Mountain rescue teams from across Derbyshire played a crucial role during some of the worst floods in living memory in northern England.
Volunteers from Edale Mountain Rescue Teams were called to Littleborough in Greater Manchester on Boxing Day and then to Salford to check on vulnerable members of the public as well as evacuate people from their homes as flood waters rose.
Parts of Salford, Leeds and York are under several feet of water and nine severe flood warnings, meaning life in danger, are currently in force in the Calder Valley in West Yorkshire, Leeds and York,
A further 113 flood warnings and 98 flood alerts having been issued by the Environment Agency.
Edale Mountain Rescue team spent more than 20 hours non-stop through the night helping rescue teams from the area, from mid-morning on December 26 to 4.30am the following day.
A spokesman for the team said: “As we were completing in Salford and getting ready to head home, the region received a further request to respond immediately to an on-going developing flood incident in the city of York.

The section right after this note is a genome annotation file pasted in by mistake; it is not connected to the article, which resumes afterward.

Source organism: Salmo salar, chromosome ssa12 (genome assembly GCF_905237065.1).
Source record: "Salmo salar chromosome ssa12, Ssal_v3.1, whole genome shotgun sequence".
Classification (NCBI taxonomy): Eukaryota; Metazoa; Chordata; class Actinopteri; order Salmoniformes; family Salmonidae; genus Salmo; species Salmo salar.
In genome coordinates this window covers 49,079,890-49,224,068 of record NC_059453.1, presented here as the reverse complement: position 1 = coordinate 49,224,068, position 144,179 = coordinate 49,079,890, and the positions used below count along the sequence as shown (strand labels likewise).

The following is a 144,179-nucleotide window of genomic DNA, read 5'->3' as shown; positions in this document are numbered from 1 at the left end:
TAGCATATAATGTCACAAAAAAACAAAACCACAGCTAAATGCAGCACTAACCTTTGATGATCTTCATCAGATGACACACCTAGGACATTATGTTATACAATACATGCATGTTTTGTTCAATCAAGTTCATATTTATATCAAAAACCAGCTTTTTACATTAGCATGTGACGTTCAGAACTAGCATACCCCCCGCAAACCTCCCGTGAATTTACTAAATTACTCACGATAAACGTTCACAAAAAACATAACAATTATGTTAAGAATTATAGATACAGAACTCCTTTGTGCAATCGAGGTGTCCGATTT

“Both team land rovers with all seven team members responded immediately from Salford, along with a team vehicle from Derby Mountain Rescue team. We arrived in York at midnight and quickly became involved in a major police and mountain rescue team incident.
“Once again we were tasked to various incidents checking on the welfare of vulnerable members of the public and families, where necessary evacuating to rest centres. The team worked throughout the night in varying severities of flood water levels.
“Members left for home, thinking about the devastating scenes they had witnessed over the last 20 hours or so. Most arrived home by 7.30am for a shower and some well-earned rest.”
Eight members of Buxton Mountain Rescue also aided flood rescue efforts.
The team was also called out to Salford as the River Irwell broke its banks.
A spokesman for Buxton MRT said: “Buxton members with two team vehicles joined with members from all the other Peak teams when called to assist in a coordinated multi-agency action to help evacuate people at risk in the areas threatened by the rising waters.
“Team members assisted the police, fire and other agencies until it was declared that the water level was falling and life was no-longer in danger.”